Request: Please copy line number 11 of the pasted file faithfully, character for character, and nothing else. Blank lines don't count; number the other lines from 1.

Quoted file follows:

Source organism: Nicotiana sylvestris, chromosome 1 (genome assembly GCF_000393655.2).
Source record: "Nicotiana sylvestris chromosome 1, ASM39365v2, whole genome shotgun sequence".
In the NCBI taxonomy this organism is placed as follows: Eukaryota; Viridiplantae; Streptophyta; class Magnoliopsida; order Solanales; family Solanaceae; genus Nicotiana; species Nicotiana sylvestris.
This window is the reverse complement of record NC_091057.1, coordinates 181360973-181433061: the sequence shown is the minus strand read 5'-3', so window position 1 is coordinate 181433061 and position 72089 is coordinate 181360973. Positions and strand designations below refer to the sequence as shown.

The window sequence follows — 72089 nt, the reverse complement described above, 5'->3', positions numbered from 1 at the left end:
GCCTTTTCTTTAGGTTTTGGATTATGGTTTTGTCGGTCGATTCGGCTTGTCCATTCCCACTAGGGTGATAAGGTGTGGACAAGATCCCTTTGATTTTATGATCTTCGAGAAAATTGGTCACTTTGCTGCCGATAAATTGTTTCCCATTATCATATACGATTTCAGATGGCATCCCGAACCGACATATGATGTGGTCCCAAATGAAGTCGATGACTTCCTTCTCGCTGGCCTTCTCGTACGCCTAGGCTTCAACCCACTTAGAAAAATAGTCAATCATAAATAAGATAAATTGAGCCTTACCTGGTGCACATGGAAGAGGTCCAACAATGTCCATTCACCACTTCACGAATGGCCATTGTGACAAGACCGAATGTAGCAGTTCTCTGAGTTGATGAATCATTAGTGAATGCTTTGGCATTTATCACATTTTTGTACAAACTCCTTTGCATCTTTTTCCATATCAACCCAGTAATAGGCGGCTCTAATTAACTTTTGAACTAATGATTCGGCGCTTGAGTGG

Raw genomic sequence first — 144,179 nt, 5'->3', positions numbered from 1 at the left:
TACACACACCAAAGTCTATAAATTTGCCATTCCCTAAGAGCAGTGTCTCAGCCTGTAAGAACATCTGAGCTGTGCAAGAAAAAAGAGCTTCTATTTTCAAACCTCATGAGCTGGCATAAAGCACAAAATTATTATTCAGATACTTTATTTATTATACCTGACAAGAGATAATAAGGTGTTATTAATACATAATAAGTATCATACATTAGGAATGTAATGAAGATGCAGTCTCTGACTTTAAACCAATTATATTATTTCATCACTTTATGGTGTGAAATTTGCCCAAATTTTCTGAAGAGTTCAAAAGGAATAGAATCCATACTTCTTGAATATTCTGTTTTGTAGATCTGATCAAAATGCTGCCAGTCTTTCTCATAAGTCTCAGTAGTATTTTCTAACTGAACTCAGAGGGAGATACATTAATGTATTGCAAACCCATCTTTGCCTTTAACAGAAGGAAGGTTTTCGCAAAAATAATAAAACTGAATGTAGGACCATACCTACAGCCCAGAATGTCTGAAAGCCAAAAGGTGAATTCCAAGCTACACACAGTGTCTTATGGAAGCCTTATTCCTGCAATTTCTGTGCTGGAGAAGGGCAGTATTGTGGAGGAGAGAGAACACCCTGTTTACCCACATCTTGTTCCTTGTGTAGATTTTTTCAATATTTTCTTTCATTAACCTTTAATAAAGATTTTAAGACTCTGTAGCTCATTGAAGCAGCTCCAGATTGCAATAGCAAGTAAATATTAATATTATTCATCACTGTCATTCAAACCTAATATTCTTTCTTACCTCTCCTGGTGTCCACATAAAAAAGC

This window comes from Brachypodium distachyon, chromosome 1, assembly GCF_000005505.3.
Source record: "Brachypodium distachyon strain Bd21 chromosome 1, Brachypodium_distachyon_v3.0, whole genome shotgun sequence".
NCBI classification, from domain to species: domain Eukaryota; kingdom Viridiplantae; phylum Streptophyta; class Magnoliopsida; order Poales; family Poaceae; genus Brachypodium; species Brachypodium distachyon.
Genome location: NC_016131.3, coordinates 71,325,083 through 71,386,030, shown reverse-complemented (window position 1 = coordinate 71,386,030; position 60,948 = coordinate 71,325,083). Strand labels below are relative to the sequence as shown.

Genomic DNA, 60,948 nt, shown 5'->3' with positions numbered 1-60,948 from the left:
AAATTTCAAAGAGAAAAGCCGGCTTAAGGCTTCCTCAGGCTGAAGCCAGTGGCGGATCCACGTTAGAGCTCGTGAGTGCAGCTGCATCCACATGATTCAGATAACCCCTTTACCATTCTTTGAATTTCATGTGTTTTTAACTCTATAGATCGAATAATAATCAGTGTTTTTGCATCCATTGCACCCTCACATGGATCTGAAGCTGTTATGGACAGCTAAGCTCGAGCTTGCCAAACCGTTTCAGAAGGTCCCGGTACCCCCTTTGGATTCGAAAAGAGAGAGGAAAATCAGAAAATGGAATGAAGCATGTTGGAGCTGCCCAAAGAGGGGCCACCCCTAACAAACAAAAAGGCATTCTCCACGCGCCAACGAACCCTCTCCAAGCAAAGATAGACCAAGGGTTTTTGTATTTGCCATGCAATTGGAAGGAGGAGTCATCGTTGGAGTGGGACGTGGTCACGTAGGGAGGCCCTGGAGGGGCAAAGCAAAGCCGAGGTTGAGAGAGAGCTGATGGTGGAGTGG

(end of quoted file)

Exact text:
NCBI classification, from domain to species: domain Eukaryota; kingdom Viridiplantae; phylum Streptophyta; class Magnoliopsida; order Poales; family Poaceae; genus Brachypodium; species Brachypodium distachyon.